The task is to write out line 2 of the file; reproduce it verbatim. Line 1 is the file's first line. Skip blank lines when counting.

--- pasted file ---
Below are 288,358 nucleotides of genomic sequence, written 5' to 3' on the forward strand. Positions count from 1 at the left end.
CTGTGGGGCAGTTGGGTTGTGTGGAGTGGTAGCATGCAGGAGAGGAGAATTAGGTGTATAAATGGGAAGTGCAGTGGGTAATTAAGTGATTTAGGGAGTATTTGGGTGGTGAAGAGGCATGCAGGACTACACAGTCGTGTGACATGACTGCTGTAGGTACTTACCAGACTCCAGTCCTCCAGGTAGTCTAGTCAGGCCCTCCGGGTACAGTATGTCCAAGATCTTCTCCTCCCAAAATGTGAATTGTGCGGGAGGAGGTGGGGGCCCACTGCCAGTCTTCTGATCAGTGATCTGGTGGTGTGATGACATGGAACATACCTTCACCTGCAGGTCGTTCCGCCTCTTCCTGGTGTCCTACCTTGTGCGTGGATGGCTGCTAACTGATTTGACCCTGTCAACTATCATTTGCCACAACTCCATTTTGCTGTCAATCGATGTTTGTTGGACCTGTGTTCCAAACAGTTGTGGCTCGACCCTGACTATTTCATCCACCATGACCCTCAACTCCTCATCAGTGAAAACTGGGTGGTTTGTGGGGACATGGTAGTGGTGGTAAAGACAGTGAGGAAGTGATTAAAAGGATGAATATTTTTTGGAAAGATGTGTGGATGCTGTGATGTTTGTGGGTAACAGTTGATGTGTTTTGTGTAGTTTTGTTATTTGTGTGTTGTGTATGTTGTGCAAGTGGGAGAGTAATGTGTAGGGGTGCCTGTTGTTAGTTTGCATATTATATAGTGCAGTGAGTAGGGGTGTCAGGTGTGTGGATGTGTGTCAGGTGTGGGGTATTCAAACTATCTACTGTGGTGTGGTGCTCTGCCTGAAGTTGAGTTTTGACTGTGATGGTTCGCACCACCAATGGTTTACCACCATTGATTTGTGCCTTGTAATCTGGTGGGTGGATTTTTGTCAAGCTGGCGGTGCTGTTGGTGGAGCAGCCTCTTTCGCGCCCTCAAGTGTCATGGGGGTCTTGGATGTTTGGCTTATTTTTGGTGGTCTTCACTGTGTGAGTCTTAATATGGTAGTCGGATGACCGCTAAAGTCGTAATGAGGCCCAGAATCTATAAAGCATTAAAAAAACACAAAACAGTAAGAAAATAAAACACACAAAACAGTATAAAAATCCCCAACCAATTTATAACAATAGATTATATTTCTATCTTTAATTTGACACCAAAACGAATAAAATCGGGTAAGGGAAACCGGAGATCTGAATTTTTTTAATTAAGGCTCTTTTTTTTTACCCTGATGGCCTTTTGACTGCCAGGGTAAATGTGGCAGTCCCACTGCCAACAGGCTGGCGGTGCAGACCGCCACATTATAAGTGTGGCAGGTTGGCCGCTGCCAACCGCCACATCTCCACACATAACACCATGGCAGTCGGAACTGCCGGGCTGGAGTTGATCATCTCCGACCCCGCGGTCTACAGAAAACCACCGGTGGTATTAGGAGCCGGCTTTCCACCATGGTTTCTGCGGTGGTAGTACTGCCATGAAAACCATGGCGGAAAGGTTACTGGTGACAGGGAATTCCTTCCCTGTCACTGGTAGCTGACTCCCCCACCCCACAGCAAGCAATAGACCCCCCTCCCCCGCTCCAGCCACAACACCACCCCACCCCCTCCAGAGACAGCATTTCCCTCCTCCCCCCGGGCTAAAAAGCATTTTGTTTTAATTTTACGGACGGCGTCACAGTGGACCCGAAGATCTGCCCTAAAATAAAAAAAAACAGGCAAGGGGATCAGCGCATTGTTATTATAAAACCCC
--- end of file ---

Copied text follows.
CTGTGGGGCAGTTGGGTTGTGTGGAGTGGTAGCATGCAGGAGAGGAGAATTAGGTGTATAAATGGGAAGTGCAGTGGGTAATTAAGTGATTTAGGGAGTATTTGGGTGGTGAAGAGGCATGCAGGACTACACAGTCGTGTGACATGACTGCTGTAGGTACTTACCAGACTCCAGTCCTCCAGGTAGTCTAGTCAGGCCCTCCGGGTACAGTATGTCCAAGATCTTCTCCTCCCAAAATGTGAATTGTGCGGGAGGAGGTGGGGGCCCACTGCCAGTCTTCTGATCAGTGATCTGGTGGTGTGATGACATGGAACATACCTTCACCTGCAGGTCGTTCCGCCTCTTCCTGGTGTCCTACCTTGTGCGTGGATGGCTGCTAACTGATTTGACCCTGTCAACTATCATTTGCCACAACTCCATTTTGCTGTCAATCGATGTTTGTTGGACCTGTGTTCCAAACAGTTGTGGCTCGACCCTGACTATTTCATCCACCATGACCCTCAACTCCTCATCAGTGAAAACTGGGTGGTTTGTGGGGACATGGTAGTGGTGGTAAAGACAGTGAGGAAGTGATTAAAAGGATGAATATTTTTTGGAAAGATGTGTGGATGCTGTGATGTTTGTGGGTAACAGTTGATGTGTTTTGTGTAGTTTTGTTATTTGTGTGTTGTGTATGTTGTGCAAGTGGGAGAGTAATGTGTAGGGGTGCCTGTTGTTAGTTTGCATATTATATAGTGCAGTGAGTAGGGGTGTCAGGTGTGTGGATGTGTGTCAGGTGTGGGGTATTCAAACTATCTACTGTGGTGTGGTGCTCTGCCTGAAGTTGAGTTTTGACTGTGATGGTTCGCACCACCAATGGTTTACCACCATTGATTTGTGCCTTGTAATCTGGTGGGTGGATTTTTGTCAAGCTGGCGGTGCTGTTGGTGGAGCAGCCTCTTTCGCGCCCTCAAGTGTCATGGGGGTCTTGGATGTTTGGCTTATTTTTGGTGGTCTTCACTGTGTGAGTCTTAATATGGTAGTCGGATGACCGCTAAAGTCGTAATGAGGCCCAGAATCTATAAAGCATTAAAAAAACACAAAACAGTAAGAAAATAAAACACACAAAACAGTATAAAAATCCCCAACCAATTTATAACAATAGATTATATTTCTATCTTTAATTTGACACCAAAACGAATAAAATCGGGTAAGGGAAACCGGAGATCTGAATTTTTTTAATTAAGGCTCTTTTTTTTTACCCTGATGGCCTTTTGACTGCCAGGGTAAATGTGGCAGTCCCACTGCCAACAGGCTGGCGGTGCAGACCGCCACATTATAAGTGTGGCAGGTTGGCCGCTGCCAACCGCCACATCTCCACACATAACACCATGGCAGTCGGAACTGCCGGGCTGGAGTTGATCATCTCCGACCCCGCGGTCTACAGAAAACCACCGGTGGTATTAGGAGCCGGCTTTCCACCATGGTTTCTGCGGTGGTAGTACTGCCATGAAAACCATGGCGGAAAGGTTACTGGTGACAGGGAATTCCTTCCCTGTCACTGGTAGCTGACTCCCCCACCCCACAGCAAGCAATAGACCCCCCTCCCCCGCTCCAGCCACAACACCACCCCACCCCCTCCAGAGACAGCATTTCCCTCCTCCCCCCGGGCTAAAAAGCATTTTGTTTTAATTTTACGGACGGCGTCACAGTGGACCCGAAGATCTGCCCTAAAATAAAAAAAAACAGGCAAGGGGATCAGCGCATTGTTATTATAAAACCCC